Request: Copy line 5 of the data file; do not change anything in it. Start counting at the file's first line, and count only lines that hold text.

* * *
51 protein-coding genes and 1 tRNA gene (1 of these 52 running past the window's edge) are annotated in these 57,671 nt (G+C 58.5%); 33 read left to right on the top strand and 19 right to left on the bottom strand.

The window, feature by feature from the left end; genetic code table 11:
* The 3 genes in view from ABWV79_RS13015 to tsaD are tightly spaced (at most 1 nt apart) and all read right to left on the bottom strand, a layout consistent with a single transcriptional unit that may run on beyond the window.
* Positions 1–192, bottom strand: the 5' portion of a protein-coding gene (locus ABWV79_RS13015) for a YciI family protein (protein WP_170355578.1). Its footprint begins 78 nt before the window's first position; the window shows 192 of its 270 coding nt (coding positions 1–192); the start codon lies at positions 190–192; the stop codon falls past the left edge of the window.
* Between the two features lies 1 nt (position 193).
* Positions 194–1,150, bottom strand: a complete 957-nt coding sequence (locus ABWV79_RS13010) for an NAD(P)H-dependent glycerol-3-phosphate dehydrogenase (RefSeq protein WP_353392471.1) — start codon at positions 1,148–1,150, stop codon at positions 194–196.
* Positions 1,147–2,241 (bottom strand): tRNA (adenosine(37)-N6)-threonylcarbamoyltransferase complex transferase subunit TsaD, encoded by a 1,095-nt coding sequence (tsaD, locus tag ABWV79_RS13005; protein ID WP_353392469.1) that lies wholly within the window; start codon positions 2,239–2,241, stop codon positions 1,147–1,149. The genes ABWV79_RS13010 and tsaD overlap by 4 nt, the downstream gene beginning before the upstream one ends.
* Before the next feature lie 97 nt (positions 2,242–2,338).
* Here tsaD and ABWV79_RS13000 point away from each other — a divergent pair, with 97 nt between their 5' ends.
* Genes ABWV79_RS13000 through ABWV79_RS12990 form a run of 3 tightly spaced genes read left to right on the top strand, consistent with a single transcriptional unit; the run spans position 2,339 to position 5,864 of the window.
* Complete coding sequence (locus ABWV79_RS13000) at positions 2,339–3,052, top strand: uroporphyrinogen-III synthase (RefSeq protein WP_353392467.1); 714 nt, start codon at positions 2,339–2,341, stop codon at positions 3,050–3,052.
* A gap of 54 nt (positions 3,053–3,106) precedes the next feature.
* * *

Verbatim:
* Between the two features lies 1 nt (position 193).